"I am glad that taking part in a trial might help others on their own cancer journey.”
A study looking at a new advice and information system to help people with cancer or recovering from cancer in their working lives (Scot-PAIS)
Please note - this trial is no longer recruiting patients. We hope to add results when they are available.
More about this trial
People living with cancer, or recovering from a diagnosis of cancer often see a return to work as part of returning to normal life and getting better. If work is not possible, the financial effects can be significant. It can also affect a person's self-esteem, leading to feelings of stress and depression.
The researchers want to develop an advice and information system to help people in this situation. They will involve people affected by cancer, health and care professionals and key staff from employing organisations throughout this process.
The researchers hope that this system will enable people affected by cancer to manage their working lives. The study may also provide useful information to healthcare providers and key staff from employing organisations (line managers, human resources staff and occupational health professionals).
Who can enter
You may be able to join this study if you have been diagnosed with 1 of the following in the last 5 years
As well as the above, all of the following must apply. You
- Were working at the time of your diagnosis
- Can speak English
- Are able to use a computer
You cannot join this study if any of these apply. You
- Have any other serious medical condition or mental health problem that the study team think could affect you taking part
- Have had any other type of cancer before
This study includes 3 different parts. You cannot volunteer to take in this study, people are asked to take part by their doctor.
The researchers need about 10 people from the Grampian region in Scotland to join the first part. You take part in a focus group (with a small number of other people recovering from cancer) or you have a one to one interview with one of the researchers. This can be face to face or over the phone if you prefer. The researcher will ask you about your experiences of work following your cancer diagnosis. They will audio-record the conversation. This part of the study is called Scottish conversations.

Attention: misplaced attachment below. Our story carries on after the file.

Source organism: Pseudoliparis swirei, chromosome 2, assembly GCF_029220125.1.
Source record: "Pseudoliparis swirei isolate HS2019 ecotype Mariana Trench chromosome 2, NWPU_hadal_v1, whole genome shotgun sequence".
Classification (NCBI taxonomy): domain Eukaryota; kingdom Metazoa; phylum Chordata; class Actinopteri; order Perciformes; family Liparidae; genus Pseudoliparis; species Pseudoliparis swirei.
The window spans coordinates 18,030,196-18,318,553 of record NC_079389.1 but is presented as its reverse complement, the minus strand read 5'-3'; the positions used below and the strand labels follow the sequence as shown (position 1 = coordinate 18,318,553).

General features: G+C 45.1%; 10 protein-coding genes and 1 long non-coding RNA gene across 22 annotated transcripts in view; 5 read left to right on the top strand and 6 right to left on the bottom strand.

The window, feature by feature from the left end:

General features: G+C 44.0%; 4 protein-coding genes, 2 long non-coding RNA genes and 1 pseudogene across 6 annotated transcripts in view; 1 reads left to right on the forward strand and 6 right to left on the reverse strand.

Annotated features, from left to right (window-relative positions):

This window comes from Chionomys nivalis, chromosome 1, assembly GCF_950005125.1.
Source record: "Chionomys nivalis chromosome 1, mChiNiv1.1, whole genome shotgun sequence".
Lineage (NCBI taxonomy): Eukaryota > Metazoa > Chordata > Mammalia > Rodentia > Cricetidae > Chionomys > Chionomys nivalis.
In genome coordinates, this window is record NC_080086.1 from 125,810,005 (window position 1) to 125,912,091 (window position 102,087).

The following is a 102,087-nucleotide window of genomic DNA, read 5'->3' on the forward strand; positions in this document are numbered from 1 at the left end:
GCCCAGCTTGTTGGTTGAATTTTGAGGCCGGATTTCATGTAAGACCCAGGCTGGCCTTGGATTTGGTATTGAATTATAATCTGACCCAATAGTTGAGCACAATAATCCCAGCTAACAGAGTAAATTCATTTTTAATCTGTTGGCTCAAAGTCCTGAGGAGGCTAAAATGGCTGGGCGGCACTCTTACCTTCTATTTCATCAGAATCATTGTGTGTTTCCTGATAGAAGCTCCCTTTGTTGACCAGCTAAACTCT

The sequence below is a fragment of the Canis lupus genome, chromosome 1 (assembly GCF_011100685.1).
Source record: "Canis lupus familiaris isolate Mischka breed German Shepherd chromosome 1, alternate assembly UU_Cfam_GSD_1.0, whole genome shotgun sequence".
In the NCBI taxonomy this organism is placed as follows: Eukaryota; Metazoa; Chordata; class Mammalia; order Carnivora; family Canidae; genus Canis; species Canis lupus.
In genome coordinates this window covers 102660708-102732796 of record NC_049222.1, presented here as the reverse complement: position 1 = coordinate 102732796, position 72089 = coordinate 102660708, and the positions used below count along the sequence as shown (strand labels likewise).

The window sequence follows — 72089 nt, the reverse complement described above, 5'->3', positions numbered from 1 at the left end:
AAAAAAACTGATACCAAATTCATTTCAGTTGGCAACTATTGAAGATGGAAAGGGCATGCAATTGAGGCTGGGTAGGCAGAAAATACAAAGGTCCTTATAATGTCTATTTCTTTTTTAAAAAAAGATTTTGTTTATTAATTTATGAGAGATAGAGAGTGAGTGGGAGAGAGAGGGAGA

When you have completed your interview or taken part in a focus group, the study team may ask you to join the 2nd part looking at an online survey. This is called the Delphi exercise. The study team are looking for up to 60 people across Scotland to join this part of the study (20 people with bladder cancer, 20 people with prostate cancer and 20 people with kidney cancer).
Everyone taking part will complete up to 4 online surveys. If you do not have a computer, the study team can arrange for you to have access to a computer, for example at a nearby Macmillan information centre.
Your first online survey will ask you to give your opinion on various aspects of your working life following your diagnosis of cancer. It will ask you for your thoughts on the proposed information and advice system, such as what you think it should include. It will also ask how and when you think the information and advice system should be offered to patients and who should be responsible for doing this.
The information you give during the first survey will be used to shape questions for the next survey and so on. The researchers will also ask some healthcare professionals and key staff from employing organisations to join parts 1 and 2.
After you have done these surveys, you may be asked to join the 3rd part.
In the 3rd part of the study you will attend one of 3 feasibility workshops. Each workshop will include about 20 people who are either people recovering from cancer, healthcare providers or key staff from employing organisations.
The research team will guide you through the proposed information and advice system (known as Scot-PAIS) and they will take notes on what you think.
The researchers will treat everything you tell them as
You can choose to have your interview or take part in a focus group at the Aberdeen Royal Infirmary or the University of Aberdeen. Or you can choose to have your interview by telephone. Either way, this will take about 1 -1 ½ hours.
You fill in the online surveys at home or somewhere else which allows you to access a computer. Each survey takes about 20 minutes to do and they will be a few months apart
Your feasibility workshop will take place in your local area and it will last for about 3 to 4 hours.
This study does not involve a treatment, so there are no side effects. Talking about your experiences may be upsetting. The study team will do all they can to support you. You can take a break when you want and they can arrange for you to speak with the specialist nurse if you want to.
How to join a clinical trial
Dr Sara J MacLennan
Birkbeck, University of London
Macmillan Cancer Support
UCAN (Urological Cancer Charity)
University of Aberdeen